Hepburn’s vision extended to the main house as well. “The house was very inward-focused,” he says. “It didn’t take advantage of the possible solar gain or views of the ocean and Cape Elizabeth Lighthouse,” the beacon that stands just a stone’s throw away. So, Hepburn widened the apertures of all the ocean-facing windows but also tore down the wall between the living room and one of the bedrooms. The old dining room became a sitting area with a built-in bench, the living room was converted into a free-ﬂoating dining space, and a new ﬁreplace deﬁnes the south wall of the former bedroom, which serves as the new living room.
“I’ve always wanted to entertain my family and make this a home my kids could come back to with their spouses and children,” Carter explains. Now, with Hepburn’s conversion of three rooms—dining room, living room and bedroom—into one great room, the mother of two grown children has gained a much easier flow that can accommodate big family meals effortlessly and with much more room to breathe. Not only that, now Carter can look out over the wide expanse of coast and out to the lighthouse. “I feel like I’m alone here with the trees and birds,” she says.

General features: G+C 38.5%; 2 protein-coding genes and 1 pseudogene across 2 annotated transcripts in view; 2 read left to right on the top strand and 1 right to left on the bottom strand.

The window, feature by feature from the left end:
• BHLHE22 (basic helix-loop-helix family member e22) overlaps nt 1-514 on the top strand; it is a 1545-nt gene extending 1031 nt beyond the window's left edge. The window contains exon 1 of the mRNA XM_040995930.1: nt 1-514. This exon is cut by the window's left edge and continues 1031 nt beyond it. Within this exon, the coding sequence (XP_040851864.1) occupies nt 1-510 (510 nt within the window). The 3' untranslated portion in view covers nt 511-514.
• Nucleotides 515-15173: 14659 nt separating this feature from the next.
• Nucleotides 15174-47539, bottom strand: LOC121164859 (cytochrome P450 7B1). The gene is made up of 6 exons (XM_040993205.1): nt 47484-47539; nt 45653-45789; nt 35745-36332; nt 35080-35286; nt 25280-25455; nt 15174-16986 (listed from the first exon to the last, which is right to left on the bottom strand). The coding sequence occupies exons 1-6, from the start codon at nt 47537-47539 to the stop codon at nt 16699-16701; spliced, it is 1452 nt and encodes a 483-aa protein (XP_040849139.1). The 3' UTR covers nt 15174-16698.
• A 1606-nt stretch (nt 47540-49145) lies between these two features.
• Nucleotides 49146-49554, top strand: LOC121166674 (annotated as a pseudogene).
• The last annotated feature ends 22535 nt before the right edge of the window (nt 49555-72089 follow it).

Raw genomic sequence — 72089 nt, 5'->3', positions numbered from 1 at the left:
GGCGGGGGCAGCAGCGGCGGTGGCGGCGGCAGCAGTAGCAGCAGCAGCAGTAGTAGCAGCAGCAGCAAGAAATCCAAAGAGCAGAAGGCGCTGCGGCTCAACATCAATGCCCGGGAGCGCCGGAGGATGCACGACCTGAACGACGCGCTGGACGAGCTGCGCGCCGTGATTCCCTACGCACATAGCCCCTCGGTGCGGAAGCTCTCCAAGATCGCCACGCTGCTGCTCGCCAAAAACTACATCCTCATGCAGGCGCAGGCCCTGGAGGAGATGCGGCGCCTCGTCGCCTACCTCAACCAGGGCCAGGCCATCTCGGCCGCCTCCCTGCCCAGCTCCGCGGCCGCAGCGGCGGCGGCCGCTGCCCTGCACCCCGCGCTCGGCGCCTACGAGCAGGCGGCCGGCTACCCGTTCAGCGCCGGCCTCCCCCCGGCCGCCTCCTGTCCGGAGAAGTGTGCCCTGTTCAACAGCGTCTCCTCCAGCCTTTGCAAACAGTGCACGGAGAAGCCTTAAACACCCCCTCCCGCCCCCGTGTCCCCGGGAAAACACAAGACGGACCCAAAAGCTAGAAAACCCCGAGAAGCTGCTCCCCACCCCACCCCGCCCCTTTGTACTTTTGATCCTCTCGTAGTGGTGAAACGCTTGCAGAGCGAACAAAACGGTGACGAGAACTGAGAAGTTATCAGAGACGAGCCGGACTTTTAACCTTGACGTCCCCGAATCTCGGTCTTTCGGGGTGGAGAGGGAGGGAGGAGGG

Hepburn also reworked the rear spaces of the house. Just inside the doorway leading from the new living room to the back hallway were some steps up to a guest room on an additional level; next door to the guest room was the walk-in closet of the bedroom now converted into a living room, also some steps up from the back hall level. These had the infelicitous effect of conveying a sense of visual busyness. In all, notes the architect, the original house—not including the addition—had no less than seven levels. “This house had a very complex series on ﬂoor levels with stairs connecting them all,” says Hepburn. “There was no continuous ﬂow between spaces, making circulation a nightmare and aging in place almost impossible.” The step-ups into the back rooms are still there. But Hepburn erected a wall that concealed the level changes inside those rooms (the closet was converted to a laundry room). “The renovations and new additions simpliﬁed the horizontal circulation, bringing the master bedroom suite and all living spaces to one single level.” (Behind that stepped-up bedroom is where his firm designed a new owner’s suite occupying the top ﬂoor of the perpendicular addition; the new garage is below.)